Dear Tim

The other night, I sent an e-mail to Tim O'Reilly requesting that they expand their Safari service to offer full access to titles I've purchased the physical media for. Click the 'more' link for the full text. I think it's a great idea, don't you?

Hi Tim,

I'm a Safari customer. And I'm very pleased with the service. But I have a suggestion that I think will vastly improve it AND generate even more revenue for you. Got your attention? Ok, here goes.

I've bought a number of O'Reilly books over the years (dozens!) and they have a lot of value to me. In fact, I've personally bought them-- not my employer. But most of them sit at home and while I can always commute them back and forth to the office, it's cumbersome. With a service like Safari, I've been wondering... why can't I just read them online? Of course, I could use my Safari points and subscribe to books I already own, but that doesn't really seem fair since I already have bought the book.

Here's what I propose: if I can show proof of purchase for the O'Reilly books I own, I should be able to access them through Safari without that affecting my subscription points.

Now, I'm sure you're wondering-- how does this benefit me? Well, for one, you can offer this feature to anyone that's ever bought an O'Reilly book-- but in order to take advantage, they'd have to subscribe to Safari. Meaning, they would need at least a 5-point subscription ($9.99 a month, right?) in order to read their purchased books online. You'd have a great campaign vehicle for promoting Safari! Professionals would come running. And what is it costing you? Some bandwidth mainly-- that's all. In return you get-- at the very least-- $10 a month from people that are reading books they've already paid for! They would also be exposed to other quality O'Reilly titles they may want to purchase in the future.

Here's the other half of the coin-- allow people to purchase online versions of books. Basically, you could offer a $40 book for $25 or so-- cutting the cost of materials, shipping, etc. for yourself and giving the buyer permanent access to the book they've purchased. So, in addition to your 'Buy Print Version' links, you could offer a 'Buy Online Version' option! I know I'd use that. Again, purchased books should be accessible through Safari without it affecting subscription points.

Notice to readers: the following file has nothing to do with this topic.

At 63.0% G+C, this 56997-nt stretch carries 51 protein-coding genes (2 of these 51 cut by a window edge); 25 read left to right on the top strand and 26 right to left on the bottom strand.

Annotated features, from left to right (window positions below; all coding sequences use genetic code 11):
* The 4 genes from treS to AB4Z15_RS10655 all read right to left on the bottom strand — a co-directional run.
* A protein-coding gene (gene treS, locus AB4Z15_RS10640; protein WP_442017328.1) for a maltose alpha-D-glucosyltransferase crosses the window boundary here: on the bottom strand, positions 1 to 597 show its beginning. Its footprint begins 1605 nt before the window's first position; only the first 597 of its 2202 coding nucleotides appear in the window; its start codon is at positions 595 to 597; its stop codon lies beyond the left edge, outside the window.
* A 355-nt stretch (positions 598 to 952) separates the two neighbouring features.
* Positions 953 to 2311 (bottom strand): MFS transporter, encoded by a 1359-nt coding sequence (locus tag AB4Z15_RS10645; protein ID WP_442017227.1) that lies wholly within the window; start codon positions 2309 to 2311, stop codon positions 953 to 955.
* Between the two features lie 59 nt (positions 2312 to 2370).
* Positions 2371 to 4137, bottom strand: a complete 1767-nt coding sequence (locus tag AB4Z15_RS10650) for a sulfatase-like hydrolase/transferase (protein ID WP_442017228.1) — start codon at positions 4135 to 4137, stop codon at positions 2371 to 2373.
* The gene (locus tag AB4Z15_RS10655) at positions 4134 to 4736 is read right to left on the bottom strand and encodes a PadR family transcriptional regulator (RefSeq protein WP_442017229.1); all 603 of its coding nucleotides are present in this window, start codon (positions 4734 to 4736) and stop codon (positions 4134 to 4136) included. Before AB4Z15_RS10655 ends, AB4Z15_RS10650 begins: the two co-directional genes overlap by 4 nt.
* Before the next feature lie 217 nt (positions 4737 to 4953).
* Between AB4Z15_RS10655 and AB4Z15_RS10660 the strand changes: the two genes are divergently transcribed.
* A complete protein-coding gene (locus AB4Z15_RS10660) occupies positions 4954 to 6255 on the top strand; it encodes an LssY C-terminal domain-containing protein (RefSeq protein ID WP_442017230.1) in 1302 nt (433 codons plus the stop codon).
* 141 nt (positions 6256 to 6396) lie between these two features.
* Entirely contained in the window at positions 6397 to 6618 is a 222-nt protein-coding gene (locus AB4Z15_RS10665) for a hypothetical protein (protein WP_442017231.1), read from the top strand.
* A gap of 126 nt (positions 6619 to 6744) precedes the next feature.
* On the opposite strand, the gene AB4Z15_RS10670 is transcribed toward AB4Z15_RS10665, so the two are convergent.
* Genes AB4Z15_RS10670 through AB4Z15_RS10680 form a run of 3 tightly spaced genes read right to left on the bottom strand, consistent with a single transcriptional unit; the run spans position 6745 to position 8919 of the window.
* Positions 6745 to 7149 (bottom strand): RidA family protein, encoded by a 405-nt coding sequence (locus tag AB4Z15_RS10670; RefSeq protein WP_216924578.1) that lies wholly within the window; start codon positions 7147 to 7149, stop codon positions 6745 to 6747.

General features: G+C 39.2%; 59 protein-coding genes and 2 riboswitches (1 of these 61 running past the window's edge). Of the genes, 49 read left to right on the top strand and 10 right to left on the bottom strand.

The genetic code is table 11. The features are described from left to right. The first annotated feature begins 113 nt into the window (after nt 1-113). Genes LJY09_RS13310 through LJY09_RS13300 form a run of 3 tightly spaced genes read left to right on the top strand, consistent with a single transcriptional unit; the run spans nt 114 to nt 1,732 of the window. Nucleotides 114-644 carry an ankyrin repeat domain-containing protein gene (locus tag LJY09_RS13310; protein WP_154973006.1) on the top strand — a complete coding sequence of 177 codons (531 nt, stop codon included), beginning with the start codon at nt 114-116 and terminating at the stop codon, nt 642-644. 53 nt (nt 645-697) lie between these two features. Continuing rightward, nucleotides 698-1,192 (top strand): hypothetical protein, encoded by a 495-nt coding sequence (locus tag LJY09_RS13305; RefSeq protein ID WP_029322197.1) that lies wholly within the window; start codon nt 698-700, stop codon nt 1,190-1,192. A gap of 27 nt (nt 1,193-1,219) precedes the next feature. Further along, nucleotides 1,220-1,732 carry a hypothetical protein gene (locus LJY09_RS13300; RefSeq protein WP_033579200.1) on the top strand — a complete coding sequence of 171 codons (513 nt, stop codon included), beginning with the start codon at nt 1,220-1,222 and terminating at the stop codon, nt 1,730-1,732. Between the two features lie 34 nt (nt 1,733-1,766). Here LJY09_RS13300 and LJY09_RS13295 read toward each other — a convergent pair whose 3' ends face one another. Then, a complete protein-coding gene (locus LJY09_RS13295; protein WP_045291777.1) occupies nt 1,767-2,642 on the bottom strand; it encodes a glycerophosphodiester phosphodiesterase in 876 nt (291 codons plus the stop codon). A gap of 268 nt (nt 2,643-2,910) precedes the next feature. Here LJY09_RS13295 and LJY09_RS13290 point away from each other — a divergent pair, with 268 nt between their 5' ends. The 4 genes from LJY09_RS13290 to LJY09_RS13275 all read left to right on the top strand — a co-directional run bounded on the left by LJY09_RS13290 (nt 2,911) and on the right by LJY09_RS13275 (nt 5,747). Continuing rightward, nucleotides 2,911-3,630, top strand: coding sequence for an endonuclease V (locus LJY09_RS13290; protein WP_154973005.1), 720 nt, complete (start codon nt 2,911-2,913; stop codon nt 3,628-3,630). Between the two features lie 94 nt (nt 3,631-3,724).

As for proof of purchase for books a user already owns, they could mail in the UPC barcode portion of their books (cutting out the barcode portion itself from the real book). The front cover is also an option, but I know I would be hard-pressed to tear off the front covers of my O'Reilly books.

Please consider this as a possible direction for Safari-- I think it would really improve and expand your service offering.

Thank you,
Brad Choate

I got the following reply from customer service:

Thank you for the suggestion. You clearly put a lot of time into this, and presented us with a very well laid out set of arguments to support your position. We are going to present this suggestion to our development team. The development team will consider whether this is a viable option with our current software. We appreciate the feedback, and this idea will be considered for a future software version of Safari. If you have any further questions, please contact customer support at:

Sure, that may just be a fluff response, but I hope not. If you like the idea, I encourage you send my e-mail to them in your name (or one of your own if you'd prefer) to add weight to the idea.


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tyler said:

seems like a reasonable request to me. i cart 3 or 4 books to work everyday, so this would be a nice benefit for me.

Kenneth said:

Nice concept, I too have struggled with too many books, and justifying a continuous subscription to Safari. I like the digital library you recommend. I have another idea on hardcopies you might like:

Any single book can be selected as a Super Selection and after it is a Super Selection for 3 months, it is converted into a hardcopy. (drop shipped to your address)

Books accrue Super Selection points continuously, and there is no penalty for switching a Super Selection at 89 days to a different book.

So for the cost of printing and shipping at most four books a year, O'Reilly entices the reader to maintain a longterm subscription, with the benefit of knowing they'll recieve a hardcopy as a bonus every 90 days...Perhaps this option would best be offered at the $20 a month and above level. Of course someone familiar with the economics would be able to select the best pricing point. I know as a consumer, that I would consider a valuable incentive.

This would actually be nice for, subsequent editions, where you want a refresh on a hardcopy you already bought...

The marketing department would be able to see what books are considered long term value. Perhaps the classics in their fields.


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